Money starts flowing into the SLC mayor’s race

Posted at 7:07 PM, Jul 01, 2019

SALT LAKE CITY — Money is starting to flow into the high-profile mayor’s race, with some candidates reporting well over $100,000 in contributions.

This could be one of the most expensive races in Salt Lake City history, with some political observers saying it could cost over $1 million. There are eight candidates in the race.

According to numbers posted by the Salt Lake City Recorder’s Office for the July fundraising period, businessman David Ibarra, who is running his first-ever campaign, led the pack in campaign contributions. The Ibarra camp reported $159,087 in donations.

Ibarra has continually led the fundraising race, reporting about $235,000 in donations back in February. For this latest period, Ibarra reported donations from all over the country (including $10,000 he gave to himself.) He’s spent $226,000 so far.

“I have no name ID, I’m not a career politician, so I had to start at zero. We had to work hard and nobody is going to outwork me,” Ibarra said Monday night. “There’s a good majority of folks I talk to, who feel like we’ve had career politicians running our city in the past and it’s time to have a change.”

Jim Dabakis was close behind with $152,317 in contributions. The biggest donor was himself — the former state senator contributed $30,000 to his own campaign. He’d spent roughly $83,000.

“Our mayoral campaign is proudly frugal, as I will be with taxpayers’ money,” Dabakis said in a statement. “Our campaign will remain competitive in fundraising, despite turning back thousands of dollars from lobbyists and people who do business with the city.”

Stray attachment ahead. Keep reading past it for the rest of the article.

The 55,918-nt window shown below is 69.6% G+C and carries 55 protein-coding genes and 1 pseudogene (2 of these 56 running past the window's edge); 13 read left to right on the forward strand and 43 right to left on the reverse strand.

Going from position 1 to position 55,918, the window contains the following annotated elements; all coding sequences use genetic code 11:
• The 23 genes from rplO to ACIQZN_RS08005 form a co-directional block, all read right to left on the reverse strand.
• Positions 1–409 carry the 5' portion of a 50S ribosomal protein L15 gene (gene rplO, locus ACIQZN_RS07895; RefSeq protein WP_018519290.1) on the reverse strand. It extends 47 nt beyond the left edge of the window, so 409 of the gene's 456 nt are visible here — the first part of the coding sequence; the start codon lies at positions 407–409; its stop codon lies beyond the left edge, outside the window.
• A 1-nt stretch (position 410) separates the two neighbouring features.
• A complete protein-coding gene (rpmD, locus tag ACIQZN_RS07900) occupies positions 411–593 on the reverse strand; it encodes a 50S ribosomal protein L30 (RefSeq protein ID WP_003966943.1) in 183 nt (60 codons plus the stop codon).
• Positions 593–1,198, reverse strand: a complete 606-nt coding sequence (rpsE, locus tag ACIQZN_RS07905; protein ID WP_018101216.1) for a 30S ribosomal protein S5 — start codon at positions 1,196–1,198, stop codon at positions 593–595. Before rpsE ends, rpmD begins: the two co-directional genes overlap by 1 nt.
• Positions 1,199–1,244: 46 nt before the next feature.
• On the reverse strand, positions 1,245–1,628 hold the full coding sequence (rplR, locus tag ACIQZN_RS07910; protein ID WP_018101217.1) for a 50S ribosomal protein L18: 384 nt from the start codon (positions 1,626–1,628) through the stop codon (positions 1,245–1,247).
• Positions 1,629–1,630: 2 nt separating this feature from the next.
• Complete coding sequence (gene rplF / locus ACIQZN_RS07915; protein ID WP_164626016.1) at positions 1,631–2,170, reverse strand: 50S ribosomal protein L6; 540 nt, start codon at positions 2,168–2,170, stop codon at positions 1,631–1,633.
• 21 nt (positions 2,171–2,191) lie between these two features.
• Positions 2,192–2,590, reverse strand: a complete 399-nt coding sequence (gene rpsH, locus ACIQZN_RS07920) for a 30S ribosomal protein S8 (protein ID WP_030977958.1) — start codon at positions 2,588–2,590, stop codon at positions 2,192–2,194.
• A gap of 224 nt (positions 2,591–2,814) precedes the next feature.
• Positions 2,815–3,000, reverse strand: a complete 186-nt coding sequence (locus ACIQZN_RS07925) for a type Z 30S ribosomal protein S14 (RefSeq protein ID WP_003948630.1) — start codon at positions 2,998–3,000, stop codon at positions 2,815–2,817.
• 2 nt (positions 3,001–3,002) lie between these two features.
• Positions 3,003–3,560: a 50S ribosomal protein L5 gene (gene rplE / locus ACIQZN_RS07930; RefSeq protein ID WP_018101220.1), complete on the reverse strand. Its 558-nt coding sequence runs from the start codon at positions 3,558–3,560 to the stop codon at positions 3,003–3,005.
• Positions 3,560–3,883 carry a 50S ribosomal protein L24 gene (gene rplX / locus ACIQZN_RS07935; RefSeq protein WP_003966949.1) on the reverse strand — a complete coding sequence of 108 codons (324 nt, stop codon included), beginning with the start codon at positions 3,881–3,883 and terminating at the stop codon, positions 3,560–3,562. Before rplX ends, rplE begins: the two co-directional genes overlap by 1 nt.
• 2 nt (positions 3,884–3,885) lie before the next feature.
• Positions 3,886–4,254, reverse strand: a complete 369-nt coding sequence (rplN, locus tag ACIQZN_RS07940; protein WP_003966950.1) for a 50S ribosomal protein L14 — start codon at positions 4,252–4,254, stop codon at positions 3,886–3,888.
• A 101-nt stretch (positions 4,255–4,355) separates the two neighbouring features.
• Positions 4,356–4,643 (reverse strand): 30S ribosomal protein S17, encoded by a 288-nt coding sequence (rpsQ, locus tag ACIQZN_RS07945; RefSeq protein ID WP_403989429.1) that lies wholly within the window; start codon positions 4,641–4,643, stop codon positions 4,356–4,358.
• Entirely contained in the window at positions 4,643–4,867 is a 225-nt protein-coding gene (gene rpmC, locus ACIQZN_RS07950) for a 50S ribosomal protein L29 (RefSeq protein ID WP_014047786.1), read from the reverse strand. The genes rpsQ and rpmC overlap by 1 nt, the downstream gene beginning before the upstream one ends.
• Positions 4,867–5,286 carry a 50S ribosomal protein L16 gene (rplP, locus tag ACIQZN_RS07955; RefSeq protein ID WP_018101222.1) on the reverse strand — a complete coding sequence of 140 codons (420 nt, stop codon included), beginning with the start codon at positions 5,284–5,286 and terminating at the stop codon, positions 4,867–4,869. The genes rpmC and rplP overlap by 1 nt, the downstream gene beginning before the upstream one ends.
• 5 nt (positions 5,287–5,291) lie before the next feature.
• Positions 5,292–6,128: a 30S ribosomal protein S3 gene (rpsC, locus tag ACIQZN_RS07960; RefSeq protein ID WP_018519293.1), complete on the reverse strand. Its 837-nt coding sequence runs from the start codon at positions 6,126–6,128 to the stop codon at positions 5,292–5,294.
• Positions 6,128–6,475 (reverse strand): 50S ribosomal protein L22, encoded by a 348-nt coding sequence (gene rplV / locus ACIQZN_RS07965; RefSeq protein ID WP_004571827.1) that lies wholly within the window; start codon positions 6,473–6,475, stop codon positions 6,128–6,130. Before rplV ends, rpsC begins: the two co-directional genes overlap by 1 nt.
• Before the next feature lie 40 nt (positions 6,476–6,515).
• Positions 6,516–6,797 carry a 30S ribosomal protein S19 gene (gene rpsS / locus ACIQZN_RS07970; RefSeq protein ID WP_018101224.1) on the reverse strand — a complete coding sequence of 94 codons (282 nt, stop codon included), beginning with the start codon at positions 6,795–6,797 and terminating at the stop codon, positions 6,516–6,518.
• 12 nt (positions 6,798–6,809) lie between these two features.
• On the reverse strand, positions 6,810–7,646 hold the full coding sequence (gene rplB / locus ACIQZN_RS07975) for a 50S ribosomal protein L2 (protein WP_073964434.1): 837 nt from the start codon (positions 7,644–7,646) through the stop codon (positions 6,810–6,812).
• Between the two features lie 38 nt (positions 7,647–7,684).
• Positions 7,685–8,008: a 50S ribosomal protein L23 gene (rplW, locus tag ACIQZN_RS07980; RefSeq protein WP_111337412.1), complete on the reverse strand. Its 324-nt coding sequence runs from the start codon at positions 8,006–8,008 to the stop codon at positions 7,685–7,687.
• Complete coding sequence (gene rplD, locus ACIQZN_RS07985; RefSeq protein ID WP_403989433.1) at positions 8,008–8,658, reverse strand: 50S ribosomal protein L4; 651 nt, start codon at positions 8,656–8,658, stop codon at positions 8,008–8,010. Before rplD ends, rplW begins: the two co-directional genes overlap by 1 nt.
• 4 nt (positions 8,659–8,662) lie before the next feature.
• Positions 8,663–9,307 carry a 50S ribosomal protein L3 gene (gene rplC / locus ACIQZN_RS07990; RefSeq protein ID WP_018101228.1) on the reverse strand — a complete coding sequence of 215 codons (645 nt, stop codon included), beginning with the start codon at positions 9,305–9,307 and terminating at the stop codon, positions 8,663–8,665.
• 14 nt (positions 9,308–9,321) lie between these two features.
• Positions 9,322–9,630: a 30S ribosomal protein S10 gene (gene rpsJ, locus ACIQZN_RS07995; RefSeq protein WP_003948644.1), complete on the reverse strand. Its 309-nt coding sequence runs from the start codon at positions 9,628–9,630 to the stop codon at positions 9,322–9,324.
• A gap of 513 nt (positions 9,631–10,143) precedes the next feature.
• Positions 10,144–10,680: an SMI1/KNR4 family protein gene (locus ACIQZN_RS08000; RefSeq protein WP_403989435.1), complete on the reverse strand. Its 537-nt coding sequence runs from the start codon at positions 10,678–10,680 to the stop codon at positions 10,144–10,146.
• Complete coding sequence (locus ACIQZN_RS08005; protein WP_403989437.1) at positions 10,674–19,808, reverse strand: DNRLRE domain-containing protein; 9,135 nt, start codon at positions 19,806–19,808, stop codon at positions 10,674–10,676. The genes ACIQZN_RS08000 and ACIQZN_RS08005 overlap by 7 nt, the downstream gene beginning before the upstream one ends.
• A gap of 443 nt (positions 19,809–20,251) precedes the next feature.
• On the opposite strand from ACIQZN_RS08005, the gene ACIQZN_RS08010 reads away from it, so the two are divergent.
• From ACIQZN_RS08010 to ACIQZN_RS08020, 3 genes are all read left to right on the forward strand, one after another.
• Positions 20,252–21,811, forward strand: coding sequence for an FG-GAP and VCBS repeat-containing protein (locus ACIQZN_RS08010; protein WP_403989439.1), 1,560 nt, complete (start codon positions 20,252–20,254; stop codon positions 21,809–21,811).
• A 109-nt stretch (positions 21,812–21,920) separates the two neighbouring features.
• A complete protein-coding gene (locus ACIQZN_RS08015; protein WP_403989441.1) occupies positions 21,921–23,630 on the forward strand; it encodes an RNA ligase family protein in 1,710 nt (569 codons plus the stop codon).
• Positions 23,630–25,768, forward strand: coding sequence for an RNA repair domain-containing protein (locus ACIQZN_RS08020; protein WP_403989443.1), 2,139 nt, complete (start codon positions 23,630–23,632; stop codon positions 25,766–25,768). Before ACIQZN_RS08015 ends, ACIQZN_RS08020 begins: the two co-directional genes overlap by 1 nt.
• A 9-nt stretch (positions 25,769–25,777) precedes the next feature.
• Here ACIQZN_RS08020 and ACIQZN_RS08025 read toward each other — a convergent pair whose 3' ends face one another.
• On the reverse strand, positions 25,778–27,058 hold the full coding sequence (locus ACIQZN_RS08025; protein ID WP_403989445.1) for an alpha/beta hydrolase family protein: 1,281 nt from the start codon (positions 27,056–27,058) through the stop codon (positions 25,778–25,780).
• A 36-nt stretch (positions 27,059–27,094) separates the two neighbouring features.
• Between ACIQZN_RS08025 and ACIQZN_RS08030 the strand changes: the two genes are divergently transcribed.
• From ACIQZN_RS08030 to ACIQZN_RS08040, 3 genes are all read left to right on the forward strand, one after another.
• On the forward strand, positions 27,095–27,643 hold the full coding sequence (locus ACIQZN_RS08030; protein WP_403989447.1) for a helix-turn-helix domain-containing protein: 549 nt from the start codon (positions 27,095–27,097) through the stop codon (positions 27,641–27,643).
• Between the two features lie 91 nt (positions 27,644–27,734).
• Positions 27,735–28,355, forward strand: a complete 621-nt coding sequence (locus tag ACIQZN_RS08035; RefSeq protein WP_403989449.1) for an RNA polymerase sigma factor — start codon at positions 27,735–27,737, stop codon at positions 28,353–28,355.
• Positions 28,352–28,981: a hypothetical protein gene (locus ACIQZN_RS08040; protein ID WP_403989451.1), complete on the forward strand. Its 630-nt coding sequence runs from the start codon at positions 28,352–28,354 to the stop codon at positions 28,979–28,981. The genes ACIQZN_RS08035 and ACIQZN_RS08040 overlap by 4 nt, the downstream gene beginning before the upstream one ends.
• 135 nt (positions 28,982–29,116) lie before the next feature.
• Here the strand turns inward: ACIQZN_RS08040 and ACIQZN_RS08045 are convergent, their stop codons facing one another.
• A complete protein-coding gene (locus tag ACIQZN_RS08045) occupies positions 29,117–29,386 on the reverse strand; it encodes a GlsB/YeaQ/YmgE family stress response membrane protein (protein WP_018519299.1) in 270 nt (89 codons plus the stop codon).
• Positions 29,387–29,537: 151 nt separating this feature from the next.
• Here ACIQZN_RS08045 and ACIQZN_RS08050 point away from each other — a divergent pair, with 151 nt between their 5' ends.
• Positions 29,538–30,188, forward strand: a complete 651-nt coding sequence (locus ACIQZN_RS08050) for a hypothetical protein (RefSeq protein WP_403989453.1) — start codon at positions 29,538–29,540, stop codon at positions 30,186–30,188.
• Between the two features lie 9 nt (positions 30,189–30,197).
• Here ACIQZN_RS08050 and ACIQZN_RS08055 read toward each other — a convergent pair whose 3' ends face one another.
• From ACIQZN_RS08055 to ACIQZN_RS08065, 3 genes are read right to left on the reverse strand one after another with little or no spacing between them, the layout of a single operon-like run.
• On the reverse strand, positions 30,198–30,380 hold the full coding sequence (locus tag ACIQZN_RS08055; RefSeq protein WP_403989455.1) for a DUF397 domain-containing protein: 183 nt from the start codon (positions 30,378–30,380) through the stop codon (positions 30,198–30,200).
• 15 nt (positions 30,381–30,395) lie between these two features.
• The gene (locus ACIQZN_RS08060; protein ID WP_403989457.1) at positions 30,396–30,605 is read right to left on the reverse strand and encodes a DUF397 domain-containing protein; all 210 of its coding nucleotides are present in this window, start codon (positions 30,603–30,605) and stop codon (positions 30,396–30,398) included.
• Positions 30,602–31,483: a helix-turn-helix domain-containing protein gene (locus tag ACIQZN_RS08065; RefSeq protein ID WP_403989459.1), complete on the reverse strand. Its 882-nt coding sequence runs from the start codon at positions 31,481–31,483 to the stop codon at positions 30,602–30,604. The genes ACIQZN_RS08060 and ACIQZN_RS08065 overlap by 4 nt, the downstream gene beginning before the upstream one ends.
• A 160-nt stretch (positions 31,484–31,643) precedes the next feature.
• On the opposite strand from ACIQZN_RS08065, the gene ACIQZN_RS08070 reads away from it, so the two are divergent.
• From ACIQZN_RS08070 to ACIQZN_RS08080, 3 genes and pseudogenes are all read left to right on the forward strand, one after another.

Sen. Luz Escamilla reported raising $139,648 in campaign contributions. She received donations from some big names, including Zions Bank president Scott Anderson; developer Kem Gardner; former Rep. Rebecca Chavez-Houck; a number of current members of the Utah State Legislature; and Betty Iverson, the wife of Mayor Jackie Biskupski.

Her campaign spent $93,000 so far.

“We got into this race later than most of the candidates and, unlike a few of my wealthy opponents, I am not self-funded,” Escamilla said in a statement released through her campaign. “Ours is a grassroots campaign focused on solutions for our city, and I’m very pleased with the progress we’ve made. We met our fundraising goal for this period and our campaign is connecting and resonating with voters.”

David Garbett reported raising $132,132 this period adding to his already sizable campaign war chest (he reported $111,184 in February), with some contributions coming from members of the Garbett family and Garbett homes.

Salt Lake City Councilwoman Erin Mendenhall reported $92,615 in contributions. Big name donors included some labor unions as well was Utah Jazz owner Gail Miller (who also donated to Dabakis). Mendenhall’s campaign reported spending a little over $48,000 on the race so far.

Former city councilman Stan Penfold reported $51,282 in donations this period, including contributions from philanthropist Bruce Bastian and Congressman Ben McAdams. He had spent $42,000 so far this period.

“We are seeing incredible momentum in our grassroots campaign – one powered by conversations at the door, on the street, and at the neighborhood coffee shop,” his campaign said in a statement. “Stan’s clear, calm, and informed participation in mayoral debates and forums has attracted a lot of interest, as has his ‘Stan Plan’ to clean our air, increase access to transportation and technology, reduce homelessness, and build stronger neighborhoods.”

Rainer Huck gave himself $10,000 and had spent about $1,000 so far. That was the only contribution to his campaign. Richard Goldberger had reported raising $500, spending about $466 of it for the filing fee, a “mini filing party” and taxi fare to get to the City & County Building to declare his candidacy.

The next filing deadline is in August, a few days head of the primary election.